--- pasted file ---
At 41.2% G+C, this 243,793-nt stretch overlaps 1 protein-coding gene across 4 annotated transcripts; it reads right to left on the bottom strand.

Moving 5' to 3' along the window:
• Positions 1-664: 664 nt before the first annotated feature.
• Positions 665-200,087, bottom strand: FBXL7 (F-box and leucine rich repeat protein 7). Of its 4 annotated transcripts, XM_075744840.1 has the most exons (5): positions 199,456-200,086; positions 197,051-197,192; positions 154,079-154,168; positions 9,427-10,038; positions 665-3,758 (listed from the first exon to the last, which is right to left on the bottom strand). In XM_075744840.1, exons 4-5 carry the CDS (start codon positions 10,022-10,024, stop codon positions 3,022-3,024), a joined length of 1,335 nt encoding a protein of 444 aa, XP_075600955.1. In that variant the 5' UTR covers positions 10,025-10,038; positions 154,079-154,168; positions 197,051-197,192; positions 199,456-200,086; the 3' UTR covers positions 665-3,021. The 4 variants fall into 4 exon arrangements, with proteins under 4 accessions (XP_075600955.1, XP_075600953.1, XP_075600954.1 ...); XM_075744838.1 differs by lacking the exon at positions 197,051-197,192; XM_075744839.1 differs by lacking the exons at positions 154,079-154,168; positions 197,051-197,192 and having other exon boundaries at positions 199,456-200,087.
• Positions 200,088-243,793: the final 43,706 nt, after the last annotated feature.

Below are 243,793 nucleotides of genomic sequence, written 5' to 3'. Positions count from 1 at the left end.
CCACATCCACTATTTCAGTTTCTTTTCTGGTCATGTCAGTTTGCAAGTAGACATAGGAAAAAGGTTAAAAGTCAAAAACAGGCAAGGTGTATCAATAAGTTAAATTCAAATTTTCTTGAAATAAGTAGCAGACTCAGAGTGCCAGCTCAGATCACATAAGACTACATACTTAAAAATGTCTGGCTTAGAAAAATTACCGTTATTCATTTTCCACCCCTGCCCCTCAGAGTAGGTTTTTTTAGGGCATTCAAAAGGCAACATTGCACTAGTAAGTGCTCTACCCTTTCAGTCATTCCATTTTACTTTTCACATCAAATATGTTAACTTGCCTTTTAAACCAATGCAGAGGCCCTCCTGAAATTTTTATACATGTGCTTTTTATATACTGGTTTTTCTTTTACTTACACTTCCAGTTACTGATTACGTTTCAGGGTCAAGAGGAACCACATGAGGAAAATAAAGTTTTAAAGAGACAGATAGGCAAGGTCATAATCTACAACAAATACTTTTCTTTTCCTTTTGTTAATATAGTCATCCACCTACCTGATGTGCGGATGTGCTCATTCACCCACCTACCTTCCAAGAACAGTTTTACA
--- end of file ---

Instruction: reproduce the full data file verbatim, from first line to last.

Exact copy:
At 41.2% G+C, this 243,793-nt stretch overlaps 1 protein-coding gene across 4 annotated transcripts; it reads right to left on the bottom strand.

Moving 5' to 3' along the window:
• Positions 1-664: 664 nt before the first annotated feature.
• Positions 665-200,087, bottom strand: FBXL7 (F-box and leucine rich repeat protein 7). Of its 4 annotated transcripts, XM_075744840.1 has the most exons (5): positions 199,456-200,086; positions 197,051-197,192; positions 154,079-154,168; positions 9,427-10,038; positions 665-3,758 (listed from the first exon to the last, which is right to left on the bottom strand). In XM_075744840.1, exons 4-5 carry the CDS (start codon positions 10,022-10,024, stop codon positions 3,022-3,024), a joined length of 1,335 nt encoding a protein of 444 aa, XP_075600955.1. In that variant the 5' UTR covers positions 10,025-10,038; positions 154,079-154,168; positions 197,051-197,192; positions 199,456-200,086; the 3' UTR covers positions 665-3,021. The 4 variants fall into 4 exon arrangements, with proteins under 4 accessions (XP_075600955.1, XP_075600953.1, XP_075600954.1 ...); XM_075744838.1 differs by lacking the exon at positions 197,051-197,192; XM_075744839.1 differs by lacking the exons at positions 154,079-154,168; positions 197,051-197,192 and having other exon boundaries at positions 199,456-200,087.
• Positions 200,088-243,793: the final 43,706 nt, after the last annotated feature.

Below are 243,793 nucleotides of genomic sequence, written 5' to 3'. Positions count from 1 at the left end.
CCACATCCACTATTTCAGTTTCTTTTCTGGTCATGTCAGTTTGCAAGTAGACATAGGAAAAAGGTTAAAAGTCAAAAACAGGCAAGGTGTATCAATAAGTTAAATTCAAATTTTCTTGAAATAAGTAGCAGACTCAGAGTGCCAGCTCAGATCACATAAGACTACATACTTAAAAATGTCTGGCTTAGAAAAATTACCGTTATTCATTTTCCACCCCTGCCCCTCAGAGTAGGTTTTTTTAGGGCATTCAAAAGGCAACATTGCACTAGTAAGTGCTCTACCCTTTCAGTCATTCCATTTTACTTTTCACATCAAATATGTTAACTTGCCTTTTAAACCAATGCAGAGGCCCTCCTGAAATTTTTATACATGTGCTTTTTATATACTGGTTTTTCTTTTACTTACACTTCCAGTTACTGATTACGTTTCAGGGTCAAGAGGAACCACATGAGGAAAATAAAGTTTTAAAGAGACAGATAGGCAAGGTCATAATCTACAACAAATACTTTTCTTTTCCTTTTGTTAATATAGTCATCCACCTACCTGATGTGCGGATGTGCTCATTCACCCACCTACCTTCCAAGAACAGTTTTACA